The following are the five dimensions of the entertainment and media landscape, according to PwC analysts: demography, competition, consumption, geography, and business models. Simultaneous and interrelated, these five shifts influence and play off one another. They should serve as a serious call to action for both industry incumbents and new entrants to seek out growth opportunities in markets worldwide.
Shift 1. Demography: Youth will be served
Our analysis of national entertainment and media markets globally reveals an almost perfect correlation between the relative size of the under-35 population and growth in entertainment and media spending—confirming that younger consumers are now the primary drivers of global growth. Our analysis of total entertainment and media revenue growth in the world’s 10 youngest and 10 oldest markets in demographic terms reveals that, on average, entertainment and media spending in the 10 youngest markets is growing three times as rapidly as in the 10 oldest markets.
Shift 2. Competition: Content is still king
In a world where Netflix can launch in 130 new countries in a single day, it’s easy to assume that content is becoming more globally homogeneous. But the reality is that content is being redefined by forces of globalisation and localisation simultaneously—and that while much of the industry is growing more global, content tastes and cultures remain steadfastly local.
Shift 3. Consumption: The joy of bundles
The ability for consumers to design and curate their own media diet has been one of the most powerful trends to emerge in the industry. But the bundle is far from dead, with video and cable incumbents—which were initially slow off the mark—now fighting back by offering their content on an integrated omnichannel basis, on TV, laptop, tablet, and smartphone. As take-up of these new-style bundles grows, we believe the bulk of digital OTT mass-market services will gradually be reabsorbed into aggregated offerings that will echo the traditional analogue-style bundle, but that will be more flexibly priced and available on a full range of devices. When this happens, the competitive battle may move up a notch, as cable, technology, and telecom players fight over gaining access to distribution.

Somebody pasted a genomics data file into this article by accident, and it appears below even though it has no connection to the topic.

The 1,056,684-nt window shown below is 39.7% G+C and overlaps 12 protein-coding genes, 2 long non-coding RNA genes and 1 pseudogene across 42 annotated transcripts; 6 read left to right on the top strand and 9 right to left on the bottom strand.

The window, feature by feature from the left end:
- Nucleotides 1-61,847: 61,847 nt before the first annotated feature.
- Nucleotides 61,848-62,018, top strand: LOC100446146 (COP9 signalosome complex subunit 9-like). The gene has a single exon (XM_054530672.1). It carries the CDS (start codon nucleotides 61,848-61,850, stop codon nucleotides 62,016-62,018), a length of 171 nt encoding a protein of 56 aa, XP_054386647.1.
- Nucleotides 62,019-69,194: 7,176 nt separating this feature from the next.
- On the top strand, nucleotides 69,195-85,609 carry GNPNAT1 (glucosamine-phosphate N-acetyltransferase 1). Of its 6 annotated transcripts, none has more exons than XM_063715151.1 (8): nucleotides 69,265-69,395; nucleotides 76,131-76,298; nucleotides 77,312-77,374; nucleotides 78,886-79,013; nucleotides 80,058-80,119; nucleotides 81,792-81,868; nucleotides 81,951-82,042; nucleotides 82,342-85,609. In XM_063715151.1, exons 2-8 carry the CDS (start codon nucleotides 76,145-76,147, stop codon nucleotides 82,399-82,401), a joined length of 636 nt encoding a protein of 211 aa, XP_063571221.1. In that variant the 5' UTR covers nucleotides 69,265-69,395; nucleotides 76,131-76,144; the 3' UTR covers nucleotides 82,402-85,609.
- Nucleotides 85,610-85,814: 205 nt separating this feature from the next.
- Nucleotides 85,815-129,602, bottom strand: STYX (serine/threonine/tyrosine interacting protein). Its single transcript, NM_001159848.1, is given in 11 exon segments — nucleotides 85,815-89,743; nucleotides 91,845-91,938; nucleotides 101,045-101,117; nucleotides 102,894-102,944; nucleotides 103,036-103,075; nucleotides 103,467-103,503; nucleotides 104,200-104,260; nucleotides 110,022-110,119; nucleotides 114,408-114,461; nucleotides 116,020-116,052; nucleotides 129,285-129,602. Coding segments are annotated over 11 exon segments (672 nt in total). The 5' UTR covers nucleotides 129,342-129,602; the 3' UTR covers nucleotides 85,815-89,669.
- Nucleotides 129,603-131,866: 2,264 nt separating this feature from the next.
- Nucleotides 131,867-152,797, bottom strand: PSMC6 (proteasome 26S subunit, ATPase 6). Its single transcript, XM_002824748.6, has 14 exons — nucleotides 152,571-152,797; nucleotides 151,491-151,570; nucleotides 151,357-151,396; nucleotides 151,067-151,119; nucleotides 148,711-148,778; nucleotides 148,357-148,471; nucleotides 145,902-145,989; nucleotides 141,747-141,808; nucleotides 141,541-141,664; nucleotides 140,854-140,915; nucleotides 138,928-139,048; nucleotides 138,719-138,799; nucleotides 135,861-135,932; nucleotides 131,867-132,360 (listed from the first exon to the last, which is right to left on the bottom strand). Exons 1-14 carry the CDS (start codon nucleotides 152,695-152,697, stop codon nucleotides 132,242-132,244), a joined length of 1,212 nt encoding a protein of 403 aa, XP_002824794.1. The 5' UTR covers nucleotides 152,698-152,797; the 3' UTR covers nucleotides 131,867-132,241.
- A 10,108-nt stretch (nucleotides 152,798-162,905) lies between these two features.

Shift 4. Geography: Growth Markets
Generally, entertainment and media companies had one set of expectations about developed markets (slow growth, low regulation, easier to access) and another about developing markets (rapid growth, high regulation, harder to access). But the dynamics are shifting rapidly as disruption pushes markets to develop in different ways, meaning “opportunity” economies—even within the same region—can display significantly varied growth patterns.
Shift 5. Business models: Transforming with trust
Today’s entertainment and media market includes technology companies racing to become hybrid content companies, and traditional publishers evolving the other way to emerge as hybrid technology companies. This underlines how the growth of technology and digitisation is acting as a centrifugal force—breaking up existing relationships; pushing large, generalist entities to give way to smaller specialists; and allowing smaller, nimble competitors to beat out incumbents. For incumbent advertising agencies, this opens up an opportunity to reorient themselves to become invaluable to markets, by bringing together programmatic capabilities, analytics, data aggregation, and native content to create the new “super” agency.